An Asian Christian woman living in London blogging about the everyday issues of religion

Tuesday, 30 August 2011

Who will care for the neglected and unwanted children?

Life's strifes sometime presents itself in freeze frame like fashion. One cannot possibly experience all of the pain that exists in the world but, occasionally, one is presented with a real life picture that gives an insight into these troubles that exist but which may not be your own. This happened to me.

Years go I went to a pantomime. A number of rows were filled with foster carers from Lewisham (in London)and the children they were looking after. There was a little black girl among them who was celebrating her first birthday. This was announced during the interval and her white carer held her up and the audience sang to her. The little girl, a baby still, had a pretty dress on and was smiling. I wondered what her future would be like and how, innocently, she had no idea of the system she had entered. I still think of her.

Today, Martin Narey who is the government's advisor on adoption speaks of the massive bureaucracy that is preventing children from being adopted. Mr Narey specifically mentions the barriers faced by people who are willing to adopt children of a different race from themselves but who are denied this. A child's interests must be paramount and what does it matter if the adoptive parents are a different colour? Some will argue that skin colour runs deep and throws up a cultural divide. To this I say that a child's interests must come first, even before cultural sensitivites.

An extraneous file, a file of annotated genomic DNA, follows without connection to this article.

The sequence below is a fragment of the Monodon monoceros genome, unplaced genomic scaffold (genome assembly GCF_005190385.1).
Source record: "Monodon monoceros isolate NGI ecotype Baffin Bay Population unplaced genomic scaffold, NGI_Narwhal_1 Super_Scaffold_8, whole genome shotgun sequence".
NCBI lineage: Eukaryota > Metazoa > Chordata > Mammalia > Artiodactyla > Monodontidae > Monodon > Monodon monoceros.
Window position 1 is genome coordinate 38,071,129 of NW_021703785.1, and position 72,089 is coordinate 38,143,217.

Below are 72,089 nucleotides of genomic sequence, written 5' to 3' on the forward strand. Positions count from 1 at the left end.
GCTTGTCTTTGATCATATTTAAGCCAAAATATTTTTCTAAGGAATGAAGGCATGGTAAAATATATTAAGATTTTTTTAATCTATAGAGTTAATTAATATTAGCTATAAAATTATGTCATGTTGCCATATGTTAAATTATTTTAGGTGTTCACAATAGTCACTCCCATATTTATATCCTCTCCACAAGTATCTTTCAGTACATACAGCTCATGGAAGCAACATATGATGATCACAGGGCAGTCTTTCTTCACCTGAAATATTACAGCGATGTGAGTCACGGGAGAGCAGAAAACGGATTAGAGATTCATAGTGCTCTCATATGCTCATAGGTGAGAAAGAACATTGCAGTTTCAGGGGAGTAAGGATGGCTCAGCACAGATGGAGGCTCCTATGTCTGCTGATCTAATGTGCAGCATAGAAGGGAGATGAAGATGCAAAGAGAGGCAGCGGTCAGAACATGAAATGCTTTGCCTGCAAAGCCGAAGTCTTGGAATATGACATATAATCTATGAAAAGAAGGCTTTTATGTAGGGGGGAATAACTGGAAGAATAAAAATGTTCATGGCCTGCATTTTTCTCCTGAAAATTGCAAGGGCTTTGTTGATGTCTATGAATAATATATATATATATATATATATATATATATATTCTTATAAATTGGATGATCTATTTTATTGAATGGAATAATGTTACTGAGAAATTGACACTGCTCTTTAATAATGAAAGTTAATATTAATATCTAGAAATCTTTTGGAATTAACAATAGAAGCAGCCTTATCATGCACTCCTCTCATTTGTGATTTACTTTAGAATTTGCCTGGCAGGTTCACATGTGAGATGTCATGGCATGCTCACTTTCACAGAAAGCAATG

The bible has some wonderful instances of adoption. Moses was adopted by the daughter of a Pharaoh. In Ephesians 1:5 there is a reference to people being adopted as God's sons through Jesus. Esther was adopted after her parents died and went on to become a queen who was used by God.

Please pray that Michael Narey's report will break down barriers to adoption and result in a system where initially unwanted or orphaned children go on to become wanted.


  1. This is a subject close to my heart, as an ex social worker specializing in child protection, then fostering and adoption. Most children in foster care are there temporarily and return to their parents or other relatives. Most children needing permanent or adoptive families who wait a long time are older than those most adopters want to adopt and are often very damaged by past experiences. Often these are sibling groups. It takes exceptional people to take them on. Thankfully such people do exist but there is a shortage. The law requires that the child's interests are paramount. Careful matching is important, including many considerations. The rate of adoption breakdowns is high. This is damaging to children and adoptive parents. To avoid that it is important to attempt to make the most suitable placements in the first place, which may mean waiting.

  2. Dear Nancy,
    Thank you for sharing your first hand experience. Adoption, I think, is one of those issues which will always be emotionally charged and i applaud people like yourself who work in this difficult area.
    God bless